- In order to be a permanent resident, you have to apply for your permanent resident card. This status gives access to almost all the same rights as Canadians, except the right to vote.
- After living in Canada for four years, you can apply for your citizenship.
The Citizenship and Immigration Canada website describes the steps and procedures associated with applications.
How long does it take to immigrate?
Depending on the case and the country of origin, it can take up to a few months to nearly two years to complete all the steps in the immigration application process. There is no standard period, but the Canadian government’s website gives time frames for reference by immigration category.
Do you need to remain in Canada once you have obtained a permanent resident status?
When you have obtained your permanent residency, you have to comply to certain rules to keep your status.
One of them stipulates that you must be physically present in Canada during a cumulative period of 2 years for each 5-year segment of residency.
However, you can accumulate residency time if you travel outside the country with a spouse or a common-law partner who has Canadian citizenship, if you are deployed abroad as a full-time employee of a Canadian company or a Canadian public service, or if you are accompanying a spouse who is on such an assignment.
Should you call a lawyer or consultant?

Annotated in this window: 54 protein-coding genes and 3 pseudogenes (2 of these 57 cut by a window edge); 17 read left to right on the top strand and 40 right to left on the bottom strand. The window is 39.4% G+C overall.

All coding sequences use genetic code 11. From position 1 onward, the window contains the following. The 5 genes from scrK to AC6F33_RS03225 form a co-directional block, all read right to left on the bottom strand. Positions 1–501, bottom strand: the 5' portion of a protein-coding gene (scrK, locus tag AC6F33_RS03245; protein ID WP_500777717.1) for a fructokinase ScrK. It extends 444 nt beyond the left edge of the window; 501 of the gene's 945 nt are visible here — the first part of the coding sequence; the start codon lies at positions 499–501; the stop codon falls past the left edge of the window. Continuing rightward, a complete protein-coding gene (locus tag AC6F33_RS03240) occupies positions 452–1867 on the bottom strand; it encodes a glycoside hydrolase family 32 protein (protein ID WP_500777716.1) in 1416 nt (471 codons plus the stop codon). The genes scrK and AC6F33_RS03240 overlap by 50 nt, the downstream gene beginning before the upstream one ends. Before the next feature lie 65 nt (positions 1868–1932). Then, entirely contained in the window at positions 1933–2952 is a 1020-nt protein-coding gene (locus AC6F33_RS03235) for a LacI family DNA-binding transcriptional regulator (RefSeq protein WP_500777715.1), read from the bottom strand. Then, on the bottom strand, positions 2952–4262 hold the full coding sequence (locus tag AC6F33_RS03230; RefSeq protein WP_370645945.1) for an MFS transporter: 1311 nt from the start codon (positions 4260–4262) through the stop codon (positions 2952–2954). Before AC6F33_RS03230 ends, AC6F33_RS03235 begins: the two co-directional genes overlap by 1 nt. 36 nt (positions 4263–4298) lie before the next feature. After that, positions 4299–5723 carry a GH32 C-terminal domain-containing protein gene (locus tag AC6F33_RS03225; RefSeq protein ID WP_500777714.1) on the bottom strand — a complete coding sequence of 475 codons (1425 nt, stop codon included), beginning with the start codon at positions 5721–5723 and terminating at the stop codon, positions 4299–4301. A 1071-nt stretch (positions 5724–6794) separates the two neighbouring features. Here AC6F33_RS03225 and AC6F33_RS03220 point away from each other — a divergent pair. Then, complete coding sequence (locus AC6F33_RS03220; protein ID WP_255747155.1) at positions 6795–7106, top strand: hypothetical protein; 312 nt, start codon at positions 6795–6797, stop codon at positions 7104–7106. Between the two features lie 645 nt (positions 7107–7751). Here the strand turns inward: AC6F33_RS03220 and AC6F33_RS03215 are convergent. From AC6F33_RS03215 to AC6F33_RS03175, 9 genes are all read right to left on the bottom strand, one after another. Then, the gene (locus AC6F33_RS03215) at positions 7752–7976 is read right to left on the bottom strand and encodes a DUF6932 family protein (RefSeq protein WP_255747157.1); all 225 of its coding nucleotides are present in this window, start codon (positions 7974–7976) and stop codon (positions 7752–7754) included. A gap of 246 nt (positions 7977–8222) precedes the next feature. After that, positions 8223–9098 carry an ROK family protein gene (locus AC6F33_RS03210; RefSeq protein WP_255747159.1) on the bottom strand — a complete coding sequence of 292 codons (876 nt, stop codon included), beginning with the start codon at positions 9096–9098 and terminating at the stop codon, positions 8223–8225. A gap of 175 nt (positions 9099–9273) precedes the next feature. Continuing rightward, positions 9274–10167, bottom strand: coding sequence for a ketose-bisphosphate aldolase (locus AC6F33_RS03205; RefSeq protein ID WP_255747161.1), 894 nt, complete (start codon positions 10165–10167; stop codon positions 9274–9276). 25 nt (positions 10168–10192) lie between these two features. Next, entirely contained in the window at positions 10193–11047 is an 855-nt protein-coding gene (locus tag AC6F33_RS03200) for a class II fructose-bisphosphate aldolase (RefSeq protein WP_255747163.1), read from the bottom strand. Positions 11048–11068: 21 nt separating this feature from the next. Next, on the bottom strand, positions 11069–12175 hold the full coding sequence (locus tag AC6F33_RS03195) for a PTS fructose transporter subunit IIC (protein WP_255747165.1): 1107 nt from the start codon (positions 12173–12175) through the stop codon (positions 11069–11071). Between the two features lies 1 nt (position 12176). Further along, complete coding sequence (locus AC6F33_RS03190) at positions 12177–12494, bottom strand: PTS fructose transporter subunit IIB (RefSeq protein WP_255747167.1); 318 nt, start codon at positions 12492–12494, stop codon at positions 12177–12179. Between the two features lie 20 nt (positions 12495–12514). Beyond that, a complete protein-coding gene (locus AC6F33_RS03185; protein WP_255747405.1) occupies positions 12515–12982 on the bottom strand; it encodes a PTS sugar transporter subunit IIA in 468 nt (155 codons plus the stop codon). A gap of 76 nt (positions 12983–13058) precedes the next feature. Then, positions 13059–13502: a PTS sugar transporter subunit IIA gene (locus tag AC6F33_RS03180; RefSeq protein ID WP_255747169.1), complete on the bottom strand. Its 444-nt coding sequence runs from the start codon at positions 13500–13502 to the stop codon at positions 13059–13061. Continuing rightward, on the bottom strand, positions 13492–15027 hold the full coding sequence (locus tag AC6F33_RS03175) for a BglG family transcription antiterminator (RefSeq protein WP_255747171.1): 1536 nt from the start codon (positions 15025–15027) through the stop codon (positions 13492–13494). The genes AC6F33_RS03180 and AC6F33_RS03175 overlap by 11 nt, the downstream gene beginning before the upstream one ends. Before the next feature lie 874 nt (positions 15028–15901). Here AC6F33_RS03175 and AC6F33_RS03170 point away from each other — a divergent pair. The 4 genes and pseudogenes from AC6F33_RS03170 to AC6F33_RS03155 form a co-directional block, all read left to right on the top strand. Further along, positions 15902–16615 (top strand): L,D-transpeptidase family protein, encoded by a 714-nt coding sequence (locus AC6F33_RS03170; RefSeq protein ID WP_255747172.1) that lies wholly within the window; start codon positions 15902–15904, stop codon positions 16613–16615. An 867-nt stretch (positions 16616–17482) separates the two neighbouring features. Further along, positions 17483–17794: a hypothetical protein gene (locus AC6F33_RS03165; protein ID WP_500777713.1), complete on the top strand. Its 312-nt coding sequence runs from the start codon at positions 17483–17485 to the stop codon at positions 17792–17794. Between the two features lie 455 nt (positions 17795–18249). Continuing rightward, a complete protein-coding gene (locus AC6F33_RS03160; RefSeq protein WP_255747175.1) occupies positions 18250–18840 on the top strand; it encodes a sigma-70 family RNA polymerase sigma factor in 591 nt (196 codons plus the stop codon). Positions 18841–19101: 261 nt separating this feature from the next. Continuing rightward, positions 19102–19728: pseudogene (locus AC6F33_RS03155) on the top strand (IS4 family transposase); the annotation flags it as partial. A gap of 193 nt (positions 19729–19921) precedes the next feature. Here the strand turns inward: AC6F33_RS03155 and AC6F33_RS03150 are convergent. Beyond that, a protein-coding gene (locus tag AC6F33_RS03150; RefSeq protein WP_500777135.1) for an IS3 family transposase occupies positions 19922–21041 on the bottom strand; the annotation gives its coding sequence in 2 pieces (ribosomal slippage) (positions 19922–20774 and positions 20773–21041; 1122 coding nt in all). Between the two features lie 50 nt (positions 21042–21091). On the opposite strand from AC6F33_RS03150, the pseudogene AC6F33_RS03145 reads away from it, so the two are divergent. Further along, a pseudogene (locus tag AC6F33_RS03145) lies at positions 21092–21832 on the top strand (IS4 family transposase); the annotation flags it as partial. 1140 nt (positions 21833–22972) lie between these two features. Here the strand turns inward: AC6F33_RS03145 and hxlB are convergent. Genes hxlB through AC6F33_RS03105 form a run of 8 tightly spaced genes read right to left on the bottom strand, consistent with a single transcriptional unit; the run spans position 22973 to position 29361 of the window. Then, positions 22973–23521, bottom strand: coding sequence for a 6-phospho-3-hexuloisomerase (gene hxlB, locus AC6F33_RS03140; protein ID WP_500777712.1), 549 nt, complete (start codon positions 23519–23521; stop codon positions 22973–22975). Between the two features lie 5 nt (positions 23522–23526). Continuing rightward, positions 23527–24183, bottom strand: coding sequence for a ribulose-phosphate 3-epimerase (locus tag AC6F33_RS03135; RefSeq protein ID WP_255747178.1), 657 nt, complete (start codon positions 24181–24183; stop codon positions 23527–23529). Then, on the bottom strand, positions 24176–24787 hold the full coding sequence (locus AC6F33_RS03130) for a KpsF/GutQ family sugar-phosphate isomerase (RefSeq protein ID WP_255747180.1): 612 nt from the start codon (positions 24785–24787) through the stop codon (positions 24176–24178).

It’s up to you. However, Immigration Canada’s steps are clear and well structured, so you don’t need to hire a consultant to immigrate. You can follow the steps yourself.
Nevertheless, each situation is different and, in some more complex cases, getting the advice of a lawyer or consultant can be a wise decision. There are many firms that can offer you assistance through the process.
Some Useful Resources
Below are a few essential websites that will make life easier and answer other questions you may have about immigrating to Canada.
Each province has its own website dedicated to immigration. Below are the sites for the Quebec and Ontario governments.
There are other websites and discussion forums for newcomers or people hoping to move to Canada. They are full of information and first-hand accounts.
Canada, a Welcoming Land
With the recent arrival of Syrian refugees, we have seen again that Canada is a country distinguished by its openness toward other nations and cultures from all over the world.
Generation after generation, Canada has always counted on motivated and enterprising immigrants to enrich its economic and social fabric. Are you ready to overcome this challenge? We welcome you…
The National Bank offers its newcomer customers a telephone assistance program, Assistance service for newcomers™. Its representatives are available to answer questions related to immigration.
To become a National Bank customer and to take advantage of Assistance service for newcomers™ assistance for new immigrants, click here.
Find more tips and advice about integrating and immigrating to Canada by signing up for the National Bank’s newsletter.
Edited on 5 July 2018